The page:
Tuesday, 29 October 2019

The Diving Bell and the Butterfly by Jean-Dominique Bauby, Jeremy Leggatt (Translator)

“I would like to be a part of all this hilarity, but as soon as I direct my one eye towards them, the young man, the grandmother and the homeless man turn away, feeling the sudden need to study the ceiling smoke-detector”

Quite possibly the best novel to read when feeling sorry for yourself. I guarantee after reading it you will feel better about your circumstances and possibly have nightmares about being shut-in. The lengths that this man went to in order to write this are nothing short of miraculous and yet it is the beautiful, evocative prose that really resonates.

This is one of those rare occasions where I had watched the movie adaption previously and I think that possibly impaired my appreciation of the source novel. Not really sure how to say much more on this one to be honest.
5 out of 5

Why Kill the Innocent (Sebastian St. Cyr #13) by C.S. Harris

“Now in his fifties, he was monstrously overweight, endlessly self-indulgent, notoriously dishonest, and reviled by the same populace that had loved him so long ago.”

This should have been a home run. I was unable to bear weight and had nothing to do but read. Heaven I hear you say. Doubly so because I had the latest Sebastien St, Cyr novel to hand. Alas my foggy brain would have none of it! In what I can only describe as a wickedly cruel fog, my brain resisted the urge to read.

Then, one fine day, the fog lifted and I was able to launch back into the mystery of the murdered piano teacher. Royalist plot? Dodgy husband? What is behind the murder of Jane Ambrose?

Naturally there will be drama with Sebastien's inlaws and who knows who else. Death, drama, intrigue all lay ahead. Did I mention there's a frost fair - perfect for those Doctor Who fans who know what really lies under the ice.

 5 out of 5 - like Britney says ... gimme more.

5 out of 5 piano teachers should not tinkle away prematurely.

The Devil's Candy by Julia Salamon

"Perhaps there would never be a perfect Maria — outside the realm of Tom Wolfe's imagination."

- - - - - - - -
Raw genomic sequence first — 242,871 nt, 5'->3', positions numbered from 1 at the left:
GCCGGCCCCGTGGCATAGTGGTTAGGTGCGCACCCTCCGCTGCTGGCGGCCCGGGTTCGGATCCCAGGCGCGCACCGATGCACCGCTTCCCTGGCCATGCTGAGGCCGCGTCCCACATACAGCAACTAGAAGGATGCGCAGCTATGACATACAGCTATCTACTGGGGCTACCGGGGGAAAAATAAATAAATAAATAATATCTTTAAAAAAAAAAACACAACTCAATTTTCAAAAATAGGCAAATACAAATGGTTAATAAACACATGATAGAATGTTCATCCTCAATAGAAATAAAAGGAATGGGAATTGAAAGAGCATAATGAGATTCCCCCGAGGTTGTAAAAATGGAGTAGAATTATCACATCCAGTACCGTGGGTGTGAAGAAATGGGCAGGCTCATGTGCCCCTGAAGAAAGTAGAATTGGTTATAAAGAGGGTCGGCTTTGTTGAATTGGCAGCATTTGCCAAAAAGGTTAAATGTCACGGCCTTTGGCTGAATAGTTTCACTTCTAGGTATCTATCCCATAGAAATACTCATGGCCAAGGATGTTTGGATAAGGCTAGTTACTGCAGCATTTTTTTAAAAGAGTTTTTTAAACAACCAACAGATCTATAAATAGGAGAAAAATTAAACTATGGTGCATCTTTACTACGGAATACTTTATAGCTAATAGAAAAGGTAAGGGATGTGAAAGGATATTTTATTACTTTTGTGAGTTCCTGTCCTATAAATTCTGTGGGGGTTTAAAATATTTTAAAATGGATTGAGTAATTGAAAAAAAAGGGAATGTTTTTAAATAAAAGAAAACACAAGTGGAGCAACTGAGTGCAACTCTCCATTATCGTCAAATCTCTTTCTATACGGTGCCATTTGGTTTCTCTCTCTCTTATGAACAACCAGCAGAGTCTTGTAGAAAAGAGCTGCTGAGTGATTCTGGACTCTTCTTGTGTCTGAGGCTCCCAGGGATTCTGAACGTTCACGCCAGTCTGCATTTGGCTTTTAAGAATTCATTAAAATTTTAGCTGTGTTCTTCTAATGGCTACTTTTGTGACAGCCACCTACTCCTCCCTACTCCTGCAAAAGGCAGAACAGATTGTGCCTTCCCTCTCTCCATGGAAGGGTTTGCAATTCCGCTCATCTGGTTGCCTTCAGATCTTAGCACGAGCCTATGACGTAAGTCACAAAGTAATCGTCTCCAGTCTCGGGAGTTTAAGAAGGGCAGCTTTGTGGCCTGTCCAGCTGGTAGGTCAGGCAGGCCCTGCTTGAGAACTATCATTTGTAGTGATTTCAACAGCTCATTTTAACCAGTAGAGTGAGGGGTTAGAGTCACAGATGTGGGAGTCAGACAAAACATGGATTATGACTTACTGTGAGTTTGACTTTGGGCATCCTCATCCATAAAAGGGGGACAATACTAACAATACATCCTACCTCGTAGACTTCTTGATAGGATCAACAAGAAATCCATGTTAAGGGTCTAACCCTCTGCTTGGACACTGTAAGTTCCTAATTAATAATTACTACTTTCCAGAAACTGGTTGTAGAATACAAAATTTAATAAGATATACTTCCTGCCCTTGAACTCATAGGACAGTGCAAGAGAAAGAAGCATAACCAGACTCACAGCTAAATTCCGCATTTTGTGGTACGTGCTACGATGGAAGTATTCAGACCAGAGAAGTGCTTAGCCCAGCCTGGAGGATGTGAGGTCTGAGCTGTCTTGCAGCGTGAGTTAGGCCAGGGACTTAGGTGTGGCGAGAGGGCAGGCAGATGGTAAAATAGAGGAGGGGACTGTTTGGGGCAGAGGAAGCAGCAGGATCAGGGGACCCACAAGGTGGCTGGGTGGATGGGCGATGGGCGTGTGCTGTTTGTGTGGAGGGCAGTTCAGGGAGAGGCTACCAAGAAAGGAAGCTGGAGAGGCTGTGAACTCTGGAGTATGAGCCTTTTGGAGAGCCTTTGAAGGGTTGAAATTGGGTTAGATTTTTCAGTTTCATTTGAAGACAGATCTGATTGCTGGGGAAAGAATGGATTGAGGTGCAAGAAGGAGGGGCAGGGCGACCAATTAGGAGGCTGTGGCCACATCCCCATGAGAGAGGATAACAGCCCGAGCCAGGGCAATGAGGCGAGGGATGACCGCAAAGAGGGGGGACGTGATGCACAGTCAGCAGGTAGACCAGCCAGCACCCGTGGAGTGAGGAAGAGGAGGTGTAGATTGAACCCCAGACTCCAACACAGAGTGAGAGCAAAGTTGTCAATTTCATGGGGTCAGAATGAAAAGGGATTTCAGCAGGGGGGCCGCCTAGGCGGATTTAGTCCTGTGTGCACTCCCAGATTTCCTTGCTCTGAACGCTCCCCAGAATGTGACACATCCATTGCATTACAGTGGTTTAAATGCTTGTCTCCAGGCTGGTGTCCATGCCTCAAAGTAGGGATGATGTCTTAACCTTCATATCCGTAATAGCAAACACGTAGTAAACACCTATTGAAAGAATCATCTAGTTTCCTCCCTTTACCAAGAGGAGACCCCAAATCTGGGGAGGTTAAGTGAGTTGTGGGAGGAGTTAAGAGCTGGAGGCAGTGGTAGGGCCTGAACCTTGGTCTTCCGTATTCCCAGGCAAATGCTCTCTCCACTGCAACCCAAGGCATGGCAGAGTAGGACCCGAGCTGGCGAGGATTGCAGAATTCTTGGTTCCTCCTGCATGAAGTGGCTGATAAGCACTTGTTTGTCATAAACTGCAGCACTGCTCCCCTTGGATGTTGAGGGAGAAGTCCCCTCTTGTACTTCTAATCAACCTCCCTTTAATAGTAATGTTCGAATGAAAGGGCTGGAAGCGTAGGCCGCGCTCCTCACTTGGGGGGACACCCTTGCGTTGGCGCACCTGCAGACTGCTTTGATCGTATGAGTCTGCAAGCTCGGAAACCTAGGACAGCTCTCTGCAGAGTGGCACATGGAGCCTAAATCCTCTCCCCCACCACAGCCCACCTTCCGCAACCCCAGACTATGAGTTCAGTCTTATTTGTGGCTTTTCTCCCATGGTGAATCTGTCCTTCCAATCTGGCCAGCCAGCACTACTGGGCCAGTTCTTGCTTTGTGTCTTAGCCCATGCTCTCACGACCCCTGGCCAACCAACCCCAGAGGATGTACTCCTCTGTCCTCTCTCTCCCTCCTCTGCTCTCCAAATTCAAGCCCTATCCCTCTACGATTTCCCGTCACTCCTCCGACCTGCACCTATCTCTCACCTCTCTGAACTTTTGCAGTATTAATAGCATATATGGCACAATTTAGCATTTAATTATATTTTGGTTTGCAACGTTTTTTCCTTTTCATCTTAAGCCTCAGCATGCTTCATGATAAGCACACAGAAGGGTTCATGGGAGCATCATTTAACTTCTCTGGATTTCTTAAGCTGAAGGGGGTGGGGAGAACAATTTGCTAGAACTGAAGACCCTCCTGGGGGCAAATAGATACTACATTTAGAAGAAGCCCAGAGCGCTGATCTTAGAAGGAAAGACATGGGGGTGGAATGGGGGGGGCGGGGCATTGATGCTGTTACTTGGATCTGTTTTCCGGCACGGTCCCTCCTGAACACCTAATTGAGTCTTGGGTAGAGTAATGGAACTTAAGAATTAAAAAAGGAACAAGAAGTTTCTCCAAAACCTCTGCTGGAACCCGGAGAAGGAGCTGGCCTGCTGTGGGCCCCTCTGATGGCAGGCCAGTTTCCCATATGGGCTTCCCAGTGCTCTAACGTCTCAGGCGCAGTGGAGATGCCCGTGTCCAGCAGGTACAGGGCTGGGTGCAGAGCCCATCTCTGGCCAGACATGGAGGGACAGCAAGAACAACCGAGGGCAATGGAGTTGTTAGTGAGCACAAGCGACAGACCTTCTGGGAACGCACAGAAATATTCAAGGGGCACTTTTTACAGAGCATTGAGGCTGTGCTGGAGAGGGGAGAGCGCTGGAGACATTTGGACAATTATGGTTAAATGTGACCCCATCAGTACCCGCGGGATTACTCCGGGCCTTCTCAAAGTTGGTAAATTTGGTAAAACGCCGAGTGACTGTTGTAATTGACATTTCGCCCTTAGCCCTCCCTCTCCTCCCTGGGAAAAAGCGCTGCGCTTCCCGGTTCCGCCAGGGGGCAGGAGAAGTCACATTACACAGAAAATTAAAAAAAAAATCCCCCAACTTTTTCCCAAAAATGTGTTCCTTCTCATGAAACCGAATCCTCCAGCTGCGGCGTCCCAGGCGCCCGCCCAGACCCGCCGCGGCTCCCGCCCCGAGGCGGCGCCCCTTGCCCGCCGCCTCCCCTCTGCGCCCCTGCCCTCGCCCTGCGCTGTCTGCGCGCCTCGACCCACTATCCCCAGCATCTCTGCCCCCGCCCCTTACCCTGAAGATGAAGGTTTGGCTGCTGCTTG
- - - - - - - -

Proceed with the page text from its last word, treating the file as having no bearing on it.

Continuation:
There is nothing more interesting in a non-fiction story than the contributing factors of a colossal disaster. Sometimes all the drama culminates in critical success a la Apocalypse Now, and then there's Bonfire of the Vanities.

Translating a massively successful, enormous novel to the big screen makes for an entertaining read. The laboured casting sessions, the quest for the perfect vision of the Concorde and drawing in the very people the original novel satirised. This is fun because as the reader, we are removed from the pressure cooker.

For anyone who has ever had to deliver something impressive to time and budgetary constraints, you will appreciate the struggle of De Palma and co.

I read this on the recommendation of the fabulous chat10looks3 podcast and as always those ladies know how to pick em!

If you are a cinephile with a penchant for schadenfreude then grab yourself a copy and settle back.

 5 out of 5 , get my good side.

Enduring Love by Ian McEwan

“Self-consciousness is the destroyer of erotic joy.”

This is not my favourite McEwan work and I think that’s because I’m just not in the mood for torture at the moment. A couple are swept into a horrendous occurrence and the fallout is strange to say the least. Tragedy, obsession, this slim volume has all of that in spades, and perhaps that was what I found so difficult to deal with.